The effects of femoral graft placement on in vivo knee kinematics after anterior cruciate ligament reconstruction.
Achieving anatomical graft placement remains a concern in Anterior Cruciate Ligament (ACL) reconstruction. The purpose of this study was to quantify the effect of femoral graft placement on the ability of ACL reconstruction to restore normal knee kinematics under in vivo loading conditions. Two different groups of patients were studied: one in which the femoral tunnel was placed near the anterior and proximal border of the ACL (anteroproximal group, n=12) and another where the femoral tunnel was placed near the center of the ACL (anatomic group, n=10) MR imaging and biplanar fluoroscopy were used to measure in vivo kinematics in these patients during a quasi-static lunge. Patients with anteroproximal graft placement had up to 3.4mm more anterior tibial translation, 1.1mm more medial tibial translation and 3.7° more internal tibial rotation compared to the contralateral side. Patients with anatomic graft placement had motion that more closely replicated that of the intact knee, with anterior tibial translation within 0.8mm, medial tibial translation within 0.5mm, and internal tibial rotation within 1°. Grafts placed anteroproximally on the femur likely provide insufficient restraint to these motions due to a more vertical orientation. Anatomical femoral placement of the graft is more likely to reproduce normal ACL orientation, resulting in a more stable knee. Therefore, achieving anatomical graft placement on the femur is crucial to restoring normal knee function and may decrease the rates of joint degeneration after ACL reconstruction.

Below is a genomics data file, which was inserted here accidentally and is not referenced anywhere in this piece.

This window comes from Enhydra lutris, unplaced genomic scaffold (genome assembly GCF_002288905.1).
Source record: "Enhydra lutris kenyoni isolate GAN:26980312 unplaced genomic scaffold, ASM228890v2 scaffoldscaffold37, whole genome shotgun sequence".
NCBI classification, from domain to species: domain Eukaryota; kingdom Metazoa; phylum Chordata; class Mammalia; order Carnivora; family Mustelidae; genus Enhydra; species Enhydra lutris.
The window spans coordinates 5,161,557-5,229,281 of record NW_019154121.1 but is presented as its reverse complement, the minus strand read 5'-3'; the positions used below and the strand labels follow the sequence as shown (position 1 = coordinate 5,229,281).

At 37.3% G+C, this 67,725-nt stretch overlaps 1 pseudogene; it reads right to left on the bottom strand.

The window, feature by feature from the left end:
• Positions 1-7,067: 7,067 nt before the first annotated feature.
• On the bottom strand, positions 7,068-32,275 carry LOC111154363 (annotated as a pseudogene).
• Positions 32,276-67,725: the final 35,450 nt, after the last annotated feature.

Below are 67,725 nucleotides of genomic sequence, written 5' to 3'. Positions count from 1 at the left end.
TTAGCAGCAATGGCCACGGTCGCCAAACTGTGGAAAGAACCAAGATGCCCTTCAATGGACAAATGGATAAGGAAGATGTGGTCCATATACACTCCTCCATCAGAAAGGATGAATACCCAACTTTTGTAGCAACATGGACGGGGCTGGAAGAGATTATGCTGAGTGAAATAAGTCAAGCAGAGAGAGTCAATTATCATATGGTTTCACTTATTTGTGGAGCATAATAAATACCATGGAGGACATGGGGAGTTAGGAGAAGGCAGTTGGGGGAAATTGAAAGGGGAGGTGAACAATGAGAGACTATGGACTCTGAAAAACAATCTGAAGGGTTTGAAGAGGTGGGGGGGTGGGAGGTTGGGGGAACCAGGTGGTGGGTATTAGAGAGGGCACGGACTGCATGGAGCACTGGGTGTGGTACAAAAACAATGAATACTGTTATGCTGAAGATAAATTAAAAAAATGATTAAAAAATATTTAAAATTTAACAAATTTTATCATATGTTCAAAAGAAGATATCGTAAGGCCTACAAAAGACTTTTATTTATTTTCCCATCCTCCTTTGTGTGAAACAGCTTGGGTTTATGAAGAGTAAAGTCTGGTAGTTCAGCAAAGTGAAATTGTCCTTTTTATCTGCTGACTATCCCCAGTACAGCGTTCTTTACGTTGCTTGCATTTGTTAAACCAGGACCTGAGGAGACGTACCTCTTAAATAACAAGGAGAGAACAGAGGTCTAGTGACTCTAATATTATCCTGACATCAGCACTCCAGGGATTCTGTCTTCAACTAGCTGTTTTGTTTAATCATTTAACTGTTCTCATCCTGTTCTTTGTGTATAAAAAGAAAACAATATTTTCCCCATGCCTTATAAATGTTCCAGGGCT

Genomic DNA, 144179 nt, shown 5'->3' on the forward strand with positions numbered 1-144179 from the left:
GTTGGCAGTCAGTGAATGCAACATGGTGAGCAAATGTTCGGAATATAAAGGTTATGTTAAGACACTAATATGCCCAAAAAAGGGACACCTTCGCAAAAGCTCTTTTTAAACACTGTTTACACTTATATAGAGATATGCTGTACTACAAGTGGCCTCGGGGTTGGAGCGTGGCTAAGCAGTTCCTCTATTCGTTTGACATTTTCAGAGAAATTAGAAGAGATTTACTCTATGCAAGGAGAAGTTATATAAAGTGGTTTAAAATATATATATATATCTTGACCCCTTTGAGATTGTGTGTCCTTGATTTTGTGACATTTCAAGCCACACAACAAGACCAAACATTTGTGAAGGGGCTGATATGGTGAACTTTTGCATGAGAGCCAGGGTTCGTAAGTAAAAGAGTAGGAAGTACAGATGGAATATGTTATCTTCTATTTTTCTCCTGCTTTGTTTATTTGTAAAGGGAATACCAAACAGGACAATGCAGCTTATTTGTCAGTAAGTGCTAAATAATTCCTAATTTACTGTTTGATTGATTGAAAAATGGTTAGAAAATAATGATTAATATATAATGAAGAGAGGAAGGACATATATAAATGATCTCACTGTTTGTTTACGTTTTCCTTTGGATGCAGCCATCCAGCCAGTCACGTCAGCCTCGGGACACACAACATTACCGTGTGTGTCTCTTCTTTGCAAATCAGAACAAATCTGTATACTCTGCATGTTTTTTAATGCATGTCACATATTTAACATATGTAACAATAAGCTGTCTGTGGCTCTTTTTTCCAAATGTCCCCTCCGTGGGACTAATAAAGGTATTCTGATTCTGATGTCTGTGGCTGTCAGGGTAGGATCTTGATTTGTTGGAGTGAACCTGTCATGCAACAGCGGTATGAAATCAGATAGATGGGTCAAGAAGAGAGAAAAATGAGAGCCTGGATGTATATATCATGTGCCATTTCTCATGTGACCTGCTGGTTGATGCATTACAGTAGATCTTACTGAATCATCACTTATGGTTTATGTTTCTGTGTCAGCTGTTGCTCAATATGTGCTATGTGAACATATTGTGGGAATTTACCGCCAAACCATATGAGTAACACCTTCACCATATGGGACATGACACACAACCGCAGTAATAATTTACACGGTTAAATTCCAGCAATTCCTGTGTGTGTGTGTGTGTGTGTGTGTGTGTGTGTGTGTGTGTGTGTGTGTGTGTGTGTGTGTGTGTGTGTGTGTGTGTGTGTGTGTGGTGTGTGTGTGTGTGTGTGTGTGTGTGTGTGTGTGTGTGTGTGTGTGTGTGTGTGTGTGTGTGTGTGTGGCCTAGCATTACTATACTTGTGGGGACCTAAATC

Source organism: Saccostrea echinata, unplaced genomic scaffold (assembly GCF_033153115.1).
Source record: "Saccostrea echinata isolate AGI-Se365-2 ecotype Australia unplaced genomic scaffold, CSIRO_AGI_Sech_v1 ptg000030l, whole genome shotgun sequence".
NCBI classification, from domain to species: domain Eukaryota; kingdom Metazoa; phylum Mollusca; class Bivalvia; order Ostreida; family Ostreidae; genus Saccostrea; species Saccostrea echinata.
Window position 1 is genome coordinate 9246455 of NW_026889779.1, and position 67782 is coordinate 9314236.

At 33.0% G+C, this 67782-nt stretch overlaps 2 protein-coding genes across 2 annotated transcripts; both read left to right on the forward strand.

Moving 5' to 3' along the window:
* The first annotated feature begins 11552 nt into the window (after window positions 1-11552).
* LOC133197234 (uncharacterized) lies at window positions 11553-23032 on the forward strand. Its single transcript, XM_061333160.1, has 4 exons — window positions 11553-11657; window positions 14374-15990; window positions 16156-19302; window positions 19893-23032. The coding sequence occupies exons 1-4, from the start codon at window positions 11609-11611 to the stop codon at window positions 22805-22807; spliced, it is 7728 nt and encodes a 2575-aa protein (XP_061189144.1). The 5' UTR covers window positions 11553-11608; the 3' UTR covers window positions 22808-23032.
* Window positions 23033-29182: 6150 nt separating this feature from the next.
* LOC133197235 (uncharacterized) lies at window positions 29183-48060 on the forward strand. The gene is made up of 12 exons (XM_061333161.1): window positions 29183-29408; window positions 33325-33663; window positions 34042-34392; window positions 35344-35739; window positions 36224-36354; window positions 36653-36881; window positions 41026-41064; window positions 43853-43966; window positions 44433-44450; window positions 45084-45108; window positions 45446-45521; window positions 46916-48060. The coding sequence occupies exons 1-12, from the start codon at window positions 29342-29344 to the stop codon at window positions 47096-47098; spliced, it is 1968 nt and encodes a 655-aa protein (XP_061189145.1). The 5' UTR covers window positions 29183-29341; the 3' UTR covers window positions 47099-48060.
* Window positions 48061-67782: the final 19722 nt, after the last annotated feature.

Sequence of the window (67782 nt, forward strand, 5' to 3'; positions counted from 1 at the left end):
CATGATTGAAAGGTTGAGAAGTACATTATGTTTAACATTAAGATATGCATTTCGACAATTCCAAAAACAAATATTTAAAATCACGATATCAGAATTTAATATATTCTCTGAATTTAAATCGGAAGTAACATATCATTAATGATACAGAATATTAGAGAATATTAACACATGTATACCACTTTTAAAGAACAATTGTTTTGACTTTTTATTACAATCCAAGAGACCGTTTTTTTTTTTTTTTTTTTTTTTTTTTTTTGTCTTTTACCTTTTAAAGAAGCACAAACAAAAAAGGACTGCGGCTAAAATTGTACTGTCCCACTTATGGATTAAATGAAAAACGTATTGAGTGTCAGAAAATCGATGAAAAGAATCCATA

Abebe, ES; Utturkar, GM; Taylor, DC; Spritzer, CE; Kim, JP; Moorman, CT; Garrett, WE; DeFrate, LE
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